More than 20 years ago, taxpayers found that the various interest charges they paid on everything from mortgages to credit card balances to auto loans provided them a bit of a tax break. They could deduct that interest when they filed their returns.
Most interest deductions disappeared in 1986, when lawmakers overhauled the tax code. Now, the only remaining interest write-offs are for amounts paid on mortgage, student and investment loans.
While millions still claim the mortgage-interest deduction every year, the investment-interest break is generally overlooked. But for some filers, it could provide additional tax savings.
What counts as investment interest?
The first step to claiming this deduction is to determine whether you have, in the eyes of the Internal Revenue Service, investment interest.
This deduction is typically used by people who borrow money to buy stocks, bonds and other equities. Others buy investments on margin; that is, they borrow money from their broker to make purchases. The amount paid on that margin account is investment interest.
But the deduction can be used for other investments. And this is where it gets tricky.
“People don’t understand what it means,” says Cindy Hockenberry, a practicing enrolled agent and member of the National Association of Tax Professionals research staff in Appleton, Wis. “It’s basically any interest you incur to buy any investment, not just stocks or bonds.”
Interest paid on a loan to purchase land, for example, could qualify for the deduction. So could, under the right circumstances, interest you pay on a loan you took out to invest in a privately held company, says Eva Rosenberg, a California-based enrolled agent and the Web’s TaxMama.
Investing in real estate
However, if the lot you purchased has a house on it, the availability of the investment-interest deduction gets more complicated, since the tax code contains varying rules when it comes to real estate.
Your primary residence gets the benefits of many tax breaks, including the popular mortgage-interest deduction. A mortgage on a second home is also eligible for the interest write-off, as long as loans on both houses don’t exceed $1 million. You also need to make sure you use the second house enough for it to qualify as a personal vacation retreat.
Go beyond these two holdings, and you’ll find the tax treatment of real estate decidedly different.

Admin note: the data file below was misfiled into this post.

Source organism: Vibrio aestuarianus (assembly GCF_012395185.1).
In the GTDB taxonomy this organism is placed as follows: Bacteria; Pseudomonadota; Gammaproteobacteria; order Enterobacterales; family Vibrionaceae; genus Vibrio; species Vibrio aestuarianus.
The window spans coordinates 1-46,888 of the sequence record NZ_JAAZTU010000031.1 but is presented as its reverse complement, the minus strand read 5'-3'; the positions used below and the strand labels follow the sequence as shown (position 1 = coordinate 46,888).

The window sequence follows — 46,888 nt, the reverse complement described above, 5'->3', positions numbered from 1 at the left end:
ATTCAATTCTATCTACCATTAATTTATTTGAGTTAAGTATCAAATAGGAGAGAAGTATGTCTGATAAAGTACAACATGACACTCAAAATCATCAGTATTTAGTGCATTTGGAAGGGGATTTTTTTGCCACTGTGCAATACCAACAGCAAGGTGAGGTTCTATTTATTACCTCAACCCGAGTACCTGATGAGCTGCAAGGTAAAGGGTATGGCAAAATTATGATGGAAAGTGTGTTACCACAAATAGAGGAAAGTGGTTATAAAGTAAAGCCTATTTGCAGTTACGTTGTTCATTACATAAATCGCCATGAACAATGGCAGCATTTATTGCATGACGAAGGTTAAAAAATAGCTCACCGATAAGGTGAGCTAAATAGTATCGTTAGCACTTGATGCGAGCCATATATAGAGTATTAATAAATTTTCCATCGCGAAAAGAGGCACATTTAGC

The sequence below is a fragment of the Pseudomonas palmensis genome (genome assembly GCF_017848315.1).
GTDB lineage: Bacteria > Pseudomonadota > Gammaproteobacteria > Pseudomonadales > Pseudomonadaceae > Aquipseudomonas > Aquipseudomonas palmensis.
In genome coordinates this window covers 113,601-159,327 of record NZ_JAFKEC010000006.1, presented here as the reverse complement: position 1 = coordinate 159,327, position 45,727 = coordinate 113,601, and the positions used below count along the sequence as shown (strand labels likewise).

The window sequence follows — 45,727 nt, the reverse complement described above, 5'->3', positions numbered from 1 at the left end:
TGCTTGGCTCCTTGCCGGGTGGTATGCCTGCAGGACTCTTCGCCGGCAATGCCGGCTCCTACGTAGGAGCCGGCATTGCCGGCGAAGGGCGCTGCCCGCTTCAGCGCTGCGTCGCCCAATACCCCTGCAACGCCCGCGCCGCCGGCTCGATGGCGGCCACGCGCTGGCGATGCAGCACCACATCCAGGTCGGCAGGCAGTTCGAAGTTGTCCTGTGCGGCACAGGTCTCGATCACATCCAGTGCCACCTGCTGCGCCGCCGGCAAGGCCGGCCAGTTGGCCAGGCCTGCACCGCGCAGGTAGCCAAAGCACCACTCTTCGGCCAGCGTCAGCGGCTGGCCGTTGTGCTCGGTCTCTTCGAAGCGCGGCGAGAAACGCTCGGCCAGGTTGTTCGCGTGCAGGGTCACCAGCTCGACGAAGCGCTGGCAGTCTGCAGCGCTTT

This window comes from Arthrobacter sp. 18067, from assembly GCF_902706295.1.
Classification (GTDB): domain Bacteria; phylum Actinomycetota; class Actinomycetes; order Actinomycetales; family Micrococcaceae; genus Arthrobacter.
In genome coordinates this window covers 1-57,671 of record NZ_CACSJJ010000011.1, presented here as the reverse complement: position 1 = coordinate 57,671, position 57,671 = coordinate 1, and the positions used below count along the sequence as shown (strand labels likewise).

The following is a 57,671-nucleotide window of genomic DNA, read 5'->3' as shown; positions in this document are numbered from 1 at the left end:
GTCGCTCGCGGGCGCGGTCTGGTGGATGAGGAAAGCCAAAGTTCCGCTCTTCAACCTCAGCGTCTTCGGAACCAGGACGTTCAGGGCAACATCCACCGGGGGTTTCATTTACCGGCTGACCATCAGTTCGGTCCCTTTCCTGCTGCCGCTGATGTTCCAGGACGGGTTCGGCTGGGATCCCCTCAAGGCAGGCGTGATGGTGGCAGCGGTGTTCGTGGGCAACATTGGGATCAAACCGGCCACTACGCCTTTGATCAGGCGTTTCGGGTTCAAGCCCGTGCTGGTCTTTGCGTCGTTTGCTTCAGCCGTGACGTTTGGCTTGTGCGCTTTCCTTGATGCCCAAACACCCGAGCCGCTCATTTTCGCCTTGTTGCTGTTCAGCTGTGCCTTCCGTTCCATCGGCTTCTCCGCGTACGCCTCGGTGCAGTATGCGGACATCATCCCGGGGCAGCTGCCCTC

When you own rental property, the IRS classifies that as a passive investment, says Rosenberg. “The passive rules are so complicated, even IRS auditors can’t figure them out,” she says, only partially in jest.
In general, the tax code views passive activities as those in which you do not, in the words of the IRS, “materially participate” in the investment. So wouldn’t earnings from stocks or mutual funds, for example, be passive since the investor has no direct control of the company actions that affect its stock value? No. The IRS defines this as investment income.
Owning a rental property, however, is a passive activity, “even if you’re actively running and managing the property,” says Rosenberg. And you can’t claim the investment-interest deduction if the money is related to a passive activity.
Don’t worry. You still get some tax advantages from the rental property, and the rent it generates, by filing Schedule E. You just can’t claim it as investment interest.
Property flipping possibilities
What about property owned by investors who neither lived in the home nor turned it into a rental? They simply purchased the property with the sole intention of eventually selling as quickly as possible to turn a profit.
Since these investors will owe taxes on the properties they turn over, they are invariably looking for ways to shave a few dollars off the IRS bill.
“If you hold a property solely for the purpose of appreciation, the interest from a loan to purchase that property could be deducted as investment interest against other investment income,” says Hockenberry.
But, says Rosenberg, “that’s a dumb way to handle the property.”